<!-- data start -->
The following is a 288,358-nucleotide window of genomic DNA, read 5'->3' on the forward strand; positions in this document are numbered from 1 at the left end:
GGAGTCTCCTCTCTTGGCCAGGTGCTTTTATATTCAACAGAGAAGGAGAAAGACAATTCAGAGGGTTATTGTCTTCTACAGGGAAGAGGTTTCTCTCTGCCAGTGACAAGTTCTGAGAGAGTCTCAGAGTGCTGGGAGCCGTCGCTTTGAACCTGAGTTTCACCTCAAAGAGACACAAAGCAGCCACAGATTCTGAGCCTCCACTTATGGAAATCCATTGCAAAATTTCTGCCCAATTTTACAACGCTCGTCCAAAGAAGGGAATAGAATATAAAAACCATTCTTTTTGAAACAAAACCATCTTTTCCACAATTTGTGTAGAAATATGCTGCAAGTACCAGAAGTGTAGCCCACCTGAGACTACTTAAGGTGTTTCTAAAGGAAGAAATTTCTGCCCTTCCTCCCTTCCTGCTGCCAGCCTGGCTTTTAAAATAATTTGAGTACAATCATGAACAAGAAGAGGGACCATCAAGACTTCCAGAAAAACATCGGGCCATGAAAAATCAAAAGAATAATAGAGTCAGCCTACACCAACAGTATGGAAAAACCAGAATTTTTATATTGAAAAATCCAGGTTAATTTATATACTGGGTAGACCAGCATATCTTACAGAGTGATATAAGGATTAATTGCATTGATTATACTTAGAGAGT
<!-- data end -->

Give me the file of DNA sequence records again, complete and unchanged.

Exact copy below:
The following is a 288,358-nucleotide window of genomic DNA, read 5'->3' on the forward strand; positions in this document are numbered from 1 at the left end:
GGAGTCTCCTCTCTTGGCCAGGTGCTTTTATATTCAACAGAGAAGGAGAAAGACAATTCAGAGGGTTATTGTCTTCTACAGGGAAGAGGTTTCTCTCTGCCAGTGACAAGTTCTGAGAGAGTCTCAGAGTGCTGGGAGCCGTCGCTTTGAACCTGAGTTTCACCTCAAAGAGACACAAAGCAGCCACAGATTCTGAGCCTCCACTTATGGAAATCCATTGCAAAATTTCTGCCCAATTTTACAACGCTCGTCCAAAGAAGGGAATAGAATATAAAAACCATTCTTTTTGAAACAAAACCATCTTTTCCACAATTTGTGTAGAAATATGCTGCAAGTACCAGAAGTGTAGCCCACCTGAGACTACTTAAGGTGTTTCTAAAGGAAGAAATTTCTGCCCTTCCTCCCTTCCTGCTGCCAGCCTGGCTTTTAAAATAATTTGAGTACAATCATGAACAAGAAGAGGGACCATCAAGACTTCCAGAAAAACATCGGGCCATGAAAAATCAAAAGAATAATAGAGTCAGCCTACACCAACAGTATGGAAAAACCAGAATTTTTATATTGAAAAATCCAGGTTAATTTATATACTGGGTAGACCAGCATATCTTACAGAGTGATATAAGGATTAATTGCATTGATTATACTTAGAGAGT